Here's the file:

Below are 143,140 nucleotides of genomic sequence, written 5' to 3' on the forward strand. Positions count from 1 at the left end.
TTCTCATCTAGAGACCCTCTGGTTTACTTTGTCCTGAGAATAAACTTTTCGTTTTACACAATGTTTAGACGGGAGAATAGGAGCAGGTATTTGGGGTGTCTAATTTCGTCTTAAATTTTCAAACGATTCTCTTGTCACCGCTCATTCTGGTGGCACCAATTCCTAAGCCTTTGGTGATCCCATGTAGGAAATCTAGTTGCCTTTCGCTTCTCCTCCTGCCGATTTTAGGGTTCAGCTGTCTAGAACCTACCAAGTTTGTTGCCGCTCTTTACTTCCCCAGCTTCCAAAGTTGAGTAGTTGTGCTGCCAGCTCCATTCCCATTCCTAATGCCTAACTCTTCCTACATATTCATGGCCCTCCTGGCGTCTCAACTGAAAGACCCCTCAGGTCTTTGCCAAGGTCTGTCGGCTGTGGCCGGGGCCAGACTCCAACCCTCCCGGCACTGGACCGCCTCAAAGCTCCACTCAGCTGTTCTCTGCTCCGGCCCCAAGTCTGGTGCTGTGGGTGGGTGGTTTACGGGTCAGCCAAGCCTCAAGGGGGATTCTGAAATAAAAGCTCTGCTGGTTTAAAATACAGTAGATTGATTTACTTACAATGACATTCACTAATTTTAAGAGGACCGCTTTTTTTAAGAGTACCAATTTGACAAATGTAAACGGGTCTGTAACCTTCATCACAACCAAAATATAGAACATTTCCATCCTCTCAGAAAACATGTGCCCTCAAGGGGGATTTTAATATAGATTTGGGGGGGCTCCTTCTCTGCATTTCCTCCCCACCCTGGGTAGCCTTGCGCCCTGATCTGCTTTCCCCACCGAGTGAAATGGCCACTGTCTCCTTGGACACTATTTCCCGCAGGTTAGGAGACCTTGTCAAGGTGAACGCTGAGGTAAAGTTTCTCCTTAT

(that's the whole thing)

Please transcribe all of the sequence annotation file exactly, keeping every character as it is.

Below are 143,140 nucleotides of genomic sequence, written 5' to 3' on the forward strand. Positions count from 1 at the left end.
TTCTCATCTAGAGACCCTCTGGTTTACTTTGTCCTGAGAATAAACTTTTCGTTTTACACAATGTTTAGACGGGAGAATAGGAGCAGGTATTTGGGGTGTCTAATTTCGTCTTAAATTTTCAAACGATTCTCTTGTCACCGCTCATTCTGGTGGCACCAATTCCTAAGCCTTTGGTGATCCCATGTAGGAAATCTAGTTGCCTTTCGCTTCTCCTCCTGCCGATTTTAGGGTTCAGCTGTCTAGAACCTACCAAGTTTGTTGCCGCTCTTTACTTCCCCAGCTTCCAAAGTTGAGTAGTTGTGCTGCCAGCTCCATTCCCATTCCTAATGCCTAACTCTTCCTACATATTCATGGCCCTCCTGGCGTCTCAACTGAAAGACCCCTCAGGTCTTTGCCAAGGTCTGTCGGCTGTGGCCGGGGCCAGACTCCAACCCTCCCGGCACTGGACCGCCTCAAAGCTCCACTCAGCTGTTCTCTGCTCCGGCCCCAAGTCTGGTGCTGTGGGTGGGTGGTTTACGGGTCAGCCAAGCCTCAAGGGGGATTCTGAAATAAAAGCTCTGCTGGTTTAAAATACAGTAGATTGATTTACTTACAATGACATTCACTAATTTTAAGAGGACCGCTTTTTTTAAGAGTACCAATTTGACAAATGTAAACGGGTCTGTAACCTTCATCACAACCAAAATATAGAACATTTCCATCCTCTCAGAAAACATGTGCCCTCAAGGGGGATTTTAATATAGATTTGGGGGGGCTCCTTCTCTGCATTTCCTCCCCACCCTGGGTAGCCTTGCGCCCTGATCTGCTTTCCCCACCGAGTGAAATGGCCACTGTCTCCTTGGACACTATTTCCCGCAGGTTAGGAGACCTTGTCAAGGTGAACGCTGAGGTAAAGTTTCTCCTTAT